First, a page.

Petronas is Malaysia's premier state-owned company, but as a publicly owned company it could be worth more than $200 billion and would dominate the country's stockmarket.
According to Deutsche Bank, Petronas could potentially make up 40% of Malaysia's weighting in the MSCI Asia ex-Japan index if it was to list in its entirety (MSCI is a free float-adjusted market capitalisation index that is designed to measure the equity market performance of countries in the region).
Based on a price-to-earnings ratio of 15 times, Petronas could be worth up to $207 billion, according to Investment and Pensions Europe. This would make Malaysia's largest state-owned company close to the same size as the country's total equity market capitalisation today, almost doubling the total market size to $464 billion from $257 billion.
Publicly listing more of Petronas's operations, say analysts and market participants, is critical to stimulating greater growth in the markets. According to Deutsche, if the government were to release a proposed 25% of its equity share, it could potentially bring Malaysia's weighting back on par with Singapore, which currently accounts for 6.6% of the MSCI Asia ex-Japan index. It would also put the country ahead of its biggest regional competitors, such as Indonesia, Thailand and the Philippines. Malaysia currently holds a weighting of 3.8%, but the addition of more Petronas shares to the market could raise this to 6.4%.
To put this into another context, if the government chose to only release a further 20% of its equity interest in the company's downstream operations, such as its LNG [liquid natural gas] and refinery businesses, it could result in an increase to $191 billion from $79 billion of Malaysia's MSCI weighting.
Petronas's total listed assets on Bursa Malaysia currently have a total market capitalisation of $5.62 billion. Within the holdings group, the companies that have been listed are MISC, Petronas Dagangan, Petronas Gas and KLCC Property Holdings.
In April this year, MISC, which is a key subsidiary and specialist in global marine transportation and logistics services, hired J.P. Morgan, Maybank and Credit Suisse for the listing of its marine engineering unit Malaysia Marine and Heavy Engineering (MMHE). Its IPO is now scheduled to take place in September. This follows a $1.5 billion rights issue for MISC in February, arranged by RHB Capital. A market capitalisation of about M$7 billion ($2.2 billion) is expected for MMHE, assuming a net profit of M$350 million and the company being listed at a price-to-earnings ratio of 21 times, according to analysts.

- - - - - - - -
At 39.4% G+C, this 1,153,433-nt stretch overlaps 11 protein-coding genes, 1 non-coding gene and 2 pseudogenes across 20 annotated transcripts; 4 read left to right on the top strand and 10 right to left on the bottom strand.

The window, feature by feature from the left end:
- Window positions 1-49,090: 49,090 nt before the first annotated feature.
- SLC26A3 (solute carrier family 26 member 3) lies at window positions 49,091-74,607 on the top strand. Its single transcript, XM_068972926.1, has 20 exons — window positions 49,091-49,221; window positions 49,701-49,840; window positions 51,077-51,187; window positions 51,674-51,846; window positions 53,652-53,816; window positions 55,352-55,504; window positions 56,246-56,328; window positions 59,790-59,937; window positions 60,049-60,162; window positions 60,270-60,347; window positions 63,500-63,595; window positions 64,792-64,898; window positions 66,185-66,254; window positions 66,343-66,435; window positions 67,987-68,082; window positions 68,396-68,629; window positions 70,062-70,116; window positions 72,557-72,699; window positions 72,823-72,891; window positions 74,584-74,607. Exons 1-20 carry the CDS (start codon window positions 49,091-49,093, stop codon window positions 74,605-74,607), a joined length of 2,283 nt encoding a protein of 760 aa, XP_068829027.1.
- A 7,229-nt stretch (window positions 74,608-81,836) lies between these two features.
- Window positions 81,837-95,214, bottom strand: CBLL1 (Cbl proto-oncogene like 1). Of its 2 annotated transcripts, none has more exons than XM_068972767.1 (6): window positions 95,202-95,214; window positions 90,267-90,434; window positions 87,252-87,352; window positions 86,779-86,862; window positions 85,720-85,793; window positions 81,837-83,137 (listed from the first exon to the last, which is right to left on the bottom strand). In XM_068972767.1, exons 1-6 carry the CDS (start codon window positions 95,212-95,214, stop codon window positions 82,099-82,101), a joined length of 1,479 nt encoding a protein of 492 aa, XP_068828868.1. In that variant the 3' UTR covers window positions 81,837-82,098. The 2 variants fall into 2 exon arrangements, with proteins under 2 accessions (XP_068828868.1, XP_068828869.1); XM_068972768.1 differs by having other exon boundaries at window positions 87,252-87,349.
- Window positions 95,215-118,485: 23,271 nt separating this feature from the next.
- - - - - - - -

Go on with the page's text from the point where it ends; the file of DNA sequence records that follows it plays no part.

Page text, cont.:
The announcement to list MMHE came as a surprise to some analysts. OSK Research, for example, had expected Petronas to list parts of its petrochemicals business instead, specifically Petronas Carigali and Malaysia LNG. OSK Research had calculated that the market capitalisation of Petronas's petrochemicals companies would be about M$50 billion ($15.1 billion). This is based on a 2009 net profit of M$5 billion for these two companies and the assumption that the shares would be listed at a price-to-earnings ratio of 10 times. Within the petrochemicals sector, a M$50 billion market cap dwarfs the local peers.
While the listing of MMHE is good news, from the analysts' perspective there is much more value for Petronas and the market if it was to list its more profitable downstream operations, such as the petrochemicals, LNG and refinery businesses. A partial listing of this nature would push Malaysia's Asia ex-Japan MSCI market capitalisation to $123 billion and the country's weighting to 5.95%.
Investors and analysts are pushing for such a listing because a move to further publicly list parts of its operations could result in other Malaysia-based companies following suit.
According to Dealogic figures, the Malaysian primary equity market reached its zenith in 2002 when it raised $1.65 billion. By 2008, this volume had dropped drastically to $174 million. If you look at other signposts, such as foreign direct investment (FDI), the nation is falling behind its peers. AmResearch estimates that 35.4% of FDI flows into Southeast Asia went to Malaysia in 1980, while less than 1% went to Vietnam. By 2008, both countries attracted about $8 billion in FDI each.
However, with the roll-out of the so-called New Economic Model and a commitment by Malaysian Prime Minister Najib Tun Razak to lift the country from a middle-income to a high-income economy by 2020, the markets appear to be on the mend.
Many of the government incentives are aimed at attracting FDI. Previously, if a company was to list on the Bursa Malaysia, only a maximum of 40% could be held by foreign investors. Now, in certain sectors, foreigners can own as much as 70%. Plus, non-Malaysian investors can own 100% of a commercial property asset, if it is bought from a non-Bumiputra controlled entity.
Simply, reforms like this not only expand the investor pool but also potentially attract a more seasoned investor-base into the country.
This article was first published in the June 2010 issue of FinanceAsia magazine.